TEN years ago black bream were not the highly rated sportfish they are today.
Times and attitudes have changed.
Back in the dark days before the soft plastic revolution that overtook angling preferences, bream were seen more as a table fish.
A new millenium and the introduction of serious estuary lure-fishing competitions resulted in bream moving to the top of the light-tackle sportfish pecking order.
Bream were made to order for these competitions, being plentiful, easy to find and feisty to boot.
Even better, the fish require a minimum of tackle. Anyone with a 3kg outfit, such as would be used for whiting or trout, has a bream fishing outfit. And this fish will take bait, lure or fly, so it has all the necessary feeding and fighting attributes.
Black bream are a year-round fish for estuary anglers, but, like any fish, there are times of the year when bream are more willing.
Autumn is a good time to fish bream in Gippsland and anglers going to fish the many lakes, rivers and estuaries on offer can expect to catch quality bream through to mid-spring.
In my experience, the bream get bigger and are more prolific through winter with a peak, at least in terms of size, from early to mid-spring.
You don't need a boat, but it helps. There are many shore-based options, but the best results are to be had from a small boat as this allows you to find bream more easily.
Destinations worth a visit include Gippsland Lakes, where there are 250sq km of lakes and rivers to chose from.
When the bream are running, the Tambo, Mitchell and Nicholson Rivers come alive as hundreds of anglers converge. Any of these rivers is likely to produce a 2kg trophy.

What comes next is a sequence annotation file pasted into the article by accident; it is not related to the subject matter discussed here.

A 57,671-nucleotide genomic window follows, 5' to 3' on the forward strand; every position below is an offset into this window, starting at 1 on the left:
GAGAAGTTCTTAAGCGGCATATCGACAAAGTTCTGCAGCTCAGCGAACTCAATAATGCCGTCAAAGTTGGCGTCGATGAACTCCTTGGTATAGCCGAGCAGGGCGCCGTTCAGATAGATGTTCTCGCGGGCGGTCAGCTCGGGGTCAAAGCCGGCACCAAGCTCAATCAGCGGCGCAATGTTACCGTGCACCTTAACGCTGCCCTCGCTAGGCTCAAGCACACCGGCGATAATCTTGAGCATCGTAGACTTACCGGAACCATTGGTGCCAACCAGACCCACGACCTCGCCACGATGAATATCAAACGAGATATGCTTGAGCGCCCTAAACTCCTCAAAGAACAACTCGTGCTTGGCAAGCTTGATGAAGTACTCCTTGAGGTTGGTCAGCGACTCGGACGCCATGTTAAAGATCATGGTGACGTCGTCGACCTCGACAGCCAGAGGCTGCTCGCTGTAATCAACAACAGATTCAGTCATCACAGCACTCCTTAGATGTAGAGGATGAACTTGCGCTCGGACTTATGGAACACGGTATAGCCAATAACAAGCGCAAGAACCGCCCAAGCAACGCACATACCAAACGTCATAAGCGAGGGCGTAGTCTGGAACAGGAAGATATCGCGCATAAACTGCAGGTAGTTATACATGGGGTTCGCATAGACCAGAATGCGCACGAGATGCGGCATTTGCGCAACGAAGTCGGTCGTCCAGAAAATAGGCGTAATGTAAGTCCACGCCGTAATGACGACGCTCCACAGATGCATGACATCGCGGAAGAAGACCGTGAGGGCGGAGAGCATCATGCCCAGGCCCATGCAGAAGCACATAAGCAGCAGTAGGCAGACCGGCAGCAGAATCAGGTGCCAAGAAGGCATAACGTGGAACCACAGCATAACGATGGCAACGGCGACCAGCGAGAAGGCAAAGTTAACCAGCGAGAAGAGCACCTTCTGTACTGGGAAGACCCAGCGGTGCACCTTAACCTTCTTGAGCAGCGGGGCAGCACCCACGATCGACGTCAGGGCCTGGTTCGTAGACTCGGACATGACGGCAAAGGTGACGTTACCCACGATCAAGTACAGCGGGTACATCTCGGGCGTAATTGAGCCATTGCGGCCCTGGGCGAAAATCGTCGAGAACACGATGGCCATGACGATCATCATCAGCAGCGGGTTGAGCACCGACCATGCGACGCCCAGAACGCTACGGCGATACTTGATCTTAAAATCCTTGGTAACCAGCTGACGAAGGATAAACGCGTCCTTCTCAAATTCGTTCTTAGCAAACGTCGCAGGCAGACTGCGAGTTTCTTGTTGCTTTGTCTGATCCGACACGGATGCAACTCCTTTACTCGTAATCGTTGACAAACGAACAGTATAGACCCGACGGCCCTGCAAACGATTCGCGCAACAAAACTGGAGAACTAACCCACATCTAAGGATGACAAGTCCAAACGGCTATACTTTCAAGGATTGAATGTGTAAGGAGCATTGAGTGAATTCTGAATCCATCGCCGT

Lakes Entrance is situated along the Cunningham Arm. Bullock Island is a popular fishing venue.
The Reeve Channel connects Cunningham Arm with Lake King to the west, which is fed by the major bream rivers mentioned above.
Lake Tyers is a magnificent bream fishery where the two main arms, Toorloo and Nowa Nowa, provide the best results. During the spawning run, bream will move into the upper reaches of these arms.
As you drive past Lake Tyers towards Orbost you cross the Snowy River, which, along with the Brodribb River, flow into an estuary system that exits to the sea at Marlo.
It is a highly productive bream fishery. Next is Sydenham Inlet, better known as Bemm River, and it is about 40km east of Orbost on Princes Highway.
Bemm River has become a by-word for bream due to its consistency and quality. There is no lack of boating and accommodation facilities.
Tamboon Inlet is an out-of-the-way place south of Cann River.
Take the road to Tamboon Inlet, veering left on Pt Hicks Road for about 5km before turning right on to Peach Tree Creek track that takes you to Fishermans Landing where there is a boat launching area and jetty. The estuary isn't always open to the sea, but when it is, the fishing reaches its peak.
Wingan Inlet is about 30km southwest of Mallacoota. Little known, but well worth visiting, the inlet is a national park and though camping is permitted it is necessary to rough it.
Mallacoota Inlet is a huge system and as winter closes in anglers need to be moving farther upstream.
The Genoa and the Wallagaraugh rivers are the major feeder rivers and as conditions get colder some of the best bream fishing is to be had from Gipsy Point upstream in both rivers.
One way of telling whether the bream have been around is to check out the snags and see if there are scars where the barnacles have been chewed off by bream.
Another method is to look at the sand bars for signs of craters where bream have been digging out crabs and the like.
Use a 3kg threadline outfit for both spinning and bait fishing. When bait fishing, rig up with a No.4 Baitholder pattern hook on a running sinker.
If working bait into snags it pays to use an unweighted rig, feeling your line as the bait sinks.
Preferred baits include sandworm, shell, yabbie (freshwater and Bass), crab and scrubworm.